Measurable Objective: Increase the share of locations in each region that have options for unbundled, affordable broadband service. 

  • Audit ISPs to ensure commitments regarding pricing transparency and unbundled service for consumers are met.
  • Refer to survey data on consumer take-up of bundled and unbundled services. 

Identified Need D: Eligible New Yorkers are not aware of the ACP subsidy, and some New Yorkers who are aware of the ACP subsidy cannot or do not use it. 

Measurable Objective: Increase awareness and adoption of internet affordability programs. 

  • Monitor data on ACP eligibility and enrollments. 

2. Accessible Device & Device Support

Identified Need A: New Yorkers—especially low-income households, individuals with disabilities, individuals with language barriers, and racial/ethnic minorities—struggle to afford internet-enabled devices at home. 

Measurable Objective: Increase the number of New York households that have internet-enabled devices at home. 

  • Refer to survey data on access to devices.
  • Require sub-grantees to report on the number and types of devices distributed to New Yorkers as well as methods of procurement (e.g., refurbished or new devices) and plans for recycling.  

Identified Need B: Aging individuals, veterans, and individuals with disabilities need specialized assistive devices to effectively use the internet. 

Measurable Objective: Increase access to assistive technology that meet the needs of people with disabilities. 

  • Require sub-grantees to report on the number and type of assistive technology devices distributed to people with disabilities. 

Identified Need C: New Yorkers that already have devices, and those that receive or borrow new or refurbished devices from existing assets, lack easily accessible technical support to maintain the devices and troubleshoot challenges.

Measurable Objective: Decrease the number of New Yorkers reporting challenges maintaining or troubleshooting their own devices. 

  • Refer to survey data on New Yorkers’ access to technical support and troubleshooting. 

Identified Need D: More New Yorkers having devices at home corresponds to a need for device upgrading, disposal, recycling, and refurbishment in the future to ensure that New Yorkers’ digital needs are met as technology evolves, while protecting their privacy and the environment.

Measurable Objective: Increase options for proper device disposal, recycling, and refurbishment. 

  • Regularly update the State’s Digital Equity Asset Inventory to measure the availability of device disposal, recycling, and refurbishment options.
  • Require sub-grantees to report on their delivery of options for device disposal, recycling, and refurbishment. 

3. Digital Literacy

Identified Need A: Covered populations—particularly aging individuals, incarcerated individuals, individuals with language barriers, individuals with disabilities, and low-income households—report lower confidence across all digital literacy skills. New Yorkers are also prevented from (re)joining the labor force because of their lack of digital literacy. 

Measurable Objective: Increase New Yorkers’ awareness of available digital literacy programs.

  • Collect reports from partners on program usage, especially among covered populations.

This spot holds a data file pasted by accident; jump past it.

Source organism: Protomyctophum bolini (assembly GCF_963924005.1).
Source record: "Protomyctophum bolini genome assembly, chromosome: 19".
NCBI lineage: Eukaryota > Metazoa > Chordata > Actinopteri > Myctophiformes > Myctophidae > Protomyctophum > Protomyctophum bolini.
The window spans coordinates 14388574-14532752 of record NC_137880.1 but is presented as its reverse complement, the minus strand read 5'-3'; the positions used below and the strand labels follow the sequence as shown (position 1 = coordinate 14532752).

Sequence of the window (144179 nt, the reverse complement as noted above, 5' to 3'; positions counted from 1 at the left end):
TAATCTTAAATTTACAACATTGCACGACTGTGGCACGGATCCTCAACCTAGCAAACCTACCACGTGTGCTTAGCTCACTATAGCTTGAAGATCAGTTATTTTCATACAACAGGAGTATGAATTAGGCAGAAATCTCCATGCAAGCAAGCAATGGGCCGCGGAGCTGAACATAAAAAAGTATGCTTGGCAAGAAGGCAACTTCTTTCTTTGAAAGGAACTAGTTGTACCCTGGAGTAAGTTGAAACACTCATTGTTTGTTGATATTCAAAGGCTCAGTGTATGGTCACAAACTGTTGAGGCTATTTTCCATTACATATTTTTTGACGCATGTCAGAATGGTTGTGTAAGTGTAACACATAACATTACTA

• Evaluate outreach effort effects on program attendance to ensure that effective strategies are being used to increase awareness. 

Identified Need B: New York’s small business owners are unable to grow their businesses because of a lack of digital literacy. Rural and aging New Yorkers distrust telehealth services that could improve their health outcomes. 

Measurable Objective: Increase covered populations’ access to digital literacy programming aligned to their specific needs and interests. 

  • Regularly evaluate the effectiveness of digital literacy programming, including by surveying the communities they serve.
  • Measure traffic to directories and resources that the State publishes to ensure New Yorkers are accessing them and develop strategies to increase awareness. 

Identified Need C: Inconsistencies across existing curricula and a lack of alignment with industry-desired credentials reduces the potential impact of digital literacy programming. 

Measurable Objective: Increase coordination among training providers. 

  • Measure and report on the availability of educational programs adhering to the standardized credentials valued by industry. Develop strategies for increasing credential rates among training providers. 

4. Privacy & Cybersecurity 

Identified Need A: Most New Yorkers are concerned about their online safety. Covered populations reported universal concern over stolen data, scams, and surveillance. Individuals with disabilities, racial and ethnic minorities, and youth were more likely to report concern over online harassment than other New Yorkers.

Measurable Objective: Increase the number of assets providing Privacy & Cybersecurity training to New Yorkers.  

  • Measure enrollment in and attendance to cybersecurity-oriented programming to assess the effectiveness of outreach. 

5. Accessibility & Inclusivity of Public Resources 

Identified Need A: Covered populations frequently cited inconsistent accessibility standards as a primary frustration in engaging with government resources online. 

Measurable Objective: Collaborate on the design and implementation of universal accessibility standards across State government websites.

  • Continue to survey the public on experiences with and opinions on the accessibility of government websites and services.
  • Measure enrollment in and the attendance of programming concerning accessing  public resources.
  • Evaluate government websites to ensure that accessibility changes are made and maintained as required. 

Identified Need B: Covered populations reported a lack of trust, rather than access, as the primary reason they were less likely to access government services online. 

Measurable Objective: Develop outreach campaigns to increase covered populations’ trust in online government services. 

  • Continue to survey the public on experiences with accessing public resources.

ConnectALL Office Seeks Feedback

Empire State Development’s ConnectALL Office is seeking public comment on the draft State Digital Equity Plan through December 6, 2023. To submit public comment on the plan, use this online form. ConnectALL will consider all comments to include in the final State Digital Equity Plan that is submitted to the National Telecommunications and Information Administration.

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Kevin Taglang